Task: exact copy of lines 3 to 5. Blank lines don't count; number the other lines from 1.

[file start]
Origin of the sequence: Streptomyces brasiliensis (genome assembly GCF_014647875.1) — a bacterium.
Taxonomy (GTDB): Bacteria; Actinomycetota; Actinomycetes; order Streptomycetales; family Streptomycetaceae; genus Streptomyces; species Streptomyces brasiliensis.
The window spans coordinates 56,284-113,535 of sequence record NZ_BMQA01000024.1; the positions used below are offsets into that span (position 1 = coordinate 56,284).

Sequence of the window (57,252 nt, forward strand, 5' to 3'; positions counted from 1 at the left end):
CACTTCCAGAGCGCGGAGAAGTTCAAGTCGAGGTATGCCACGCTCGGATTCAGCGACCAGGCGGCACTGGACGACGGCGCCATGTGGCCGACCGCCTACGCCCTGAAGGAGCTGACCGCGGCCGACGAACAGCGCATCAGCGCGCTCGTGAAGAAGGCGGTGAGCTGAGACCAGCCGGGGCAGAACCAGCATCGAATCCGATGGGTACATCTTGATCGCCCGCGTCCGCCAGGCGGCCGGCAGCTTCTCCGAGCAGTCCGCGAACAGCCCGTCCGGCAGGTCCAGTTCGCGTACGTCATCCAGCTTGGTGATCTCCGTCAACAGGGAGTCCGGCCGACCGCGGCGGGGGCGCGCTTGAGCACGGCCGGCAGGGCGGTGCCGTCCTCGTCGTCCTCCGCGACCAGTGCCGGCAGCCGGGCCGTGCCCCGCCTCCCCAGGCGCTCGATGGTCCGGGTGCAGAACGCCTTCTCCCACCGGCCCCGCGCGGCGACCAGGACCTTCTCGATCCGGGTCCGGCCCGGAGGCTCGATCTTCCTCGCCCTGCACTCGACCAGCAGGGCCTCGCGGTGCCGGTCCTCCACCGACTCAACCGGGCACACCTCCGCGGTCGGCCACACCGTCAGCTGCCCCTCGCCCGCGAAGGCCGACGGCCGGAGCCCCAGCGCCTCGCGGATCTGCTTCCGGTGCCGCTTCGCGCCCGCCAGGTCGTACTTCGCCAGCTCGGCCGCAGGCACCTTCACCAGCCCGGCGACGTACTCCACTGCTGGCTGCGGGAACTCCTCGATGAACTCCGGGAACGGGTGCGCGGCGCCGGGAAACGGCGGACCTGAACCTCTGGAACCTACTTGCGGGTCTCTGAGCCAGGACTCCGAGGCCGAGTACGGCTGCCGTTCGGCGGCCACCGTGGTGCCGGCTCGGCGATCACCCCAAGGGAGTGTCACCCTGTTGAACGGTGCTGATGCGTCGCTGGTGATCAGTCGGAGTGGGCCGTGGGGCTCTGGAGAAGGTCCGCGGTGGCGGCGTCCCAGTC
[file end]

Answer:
The window spans coordinates 56,284-113,535 of sequence record NZ_BMQA01000024.1; the positions used below are offsets into that span (position 1 = coordinate 56,284).

Sequence of the window (57,252 nt, forward strand, 5' to 3'; positions counted from 1 at the left end):
CACTTCCAGAGCGCGGAGAAGTTCAAGTCGAGGTATGCCACGCTCGGATTCAGCGACCAGGCGGCACTGGACGACGGCGCCATGTGGCCGACCGCCTACGCCCTGAAGGAGCTGACCGCGGCCGACGAACAGCGCATCAGCGCGCTCGTGAAGAAGGCGGTGAGCTGAGACCAGCCGGGGCAGAACCAGCATCGAATCCGATGGGTACATCTTGATCGCCCGCGTCCGCCAGGCGGCCGGCAGCTTCTCCGAGCAGTCCGCGAACAGCCCGTCCGGCAGGTCCAGTTCGCGTACGTCATCCAGCTTGGTGATCTCCGTCAACAGGGAGTCCGGCCGACCGCGGCGGGGGCGCGCTTGAGCACGGCCGGCAGGGCGGTGCCGTCCTCGTCGTCCTCCGCGACCAGTGCCGGCAGCCGGGCCGTGCCCCGCCTCCCCAGGCGCTCGATGGTCCGGGTGCAGAACGCCTTCTCCCACCGGCCCCGCGCGGCGACCAGGACCTTCTCGATCCGGGTCCGGCCCGGAGGCTCGATCTTCCTCGCCCTGCACTCGACCAGCAGGGCCTCGCGGTGCCGGTCCTCCACCGACTCAACCGGGCACACCTCCGCGGTCGGCCACACCGTCAGCTGCCCCTCGCCCGCGAAGGCCGACGGCCGGAGCCCCAGCGCCTCGCGGATCTGCTTCCGGTGCCGCTTCGCGCCCGCCAGGTCGTACTTCGCCAGCTCGGCCGCAGGCACCTTCACCAGCCCGGCGACGTACTCCACTGCTGGCTGCGGGAACTCCTCGATGAACTCCGGGAACGGGTGCGCGGCGCCGGGAAACGGCGGACCTGAACCTCTGGAACCTACTTGCGGGTCTCTGAGCCAGGACTCCGAGGCCGAGTACGGCTGCCGTTCGGCGGCCACCGTGGTGCCGGCTCGGCGATCACCCCAAGGGAGTGTCACCCTGTTGAACGGTGCTGATGCGTCGCTGGTGATCAGTCGGAGTGGGCCGTGGGGCTCTGGAGAAGGTCCGCGGTGGCGGCGTCCCAGTC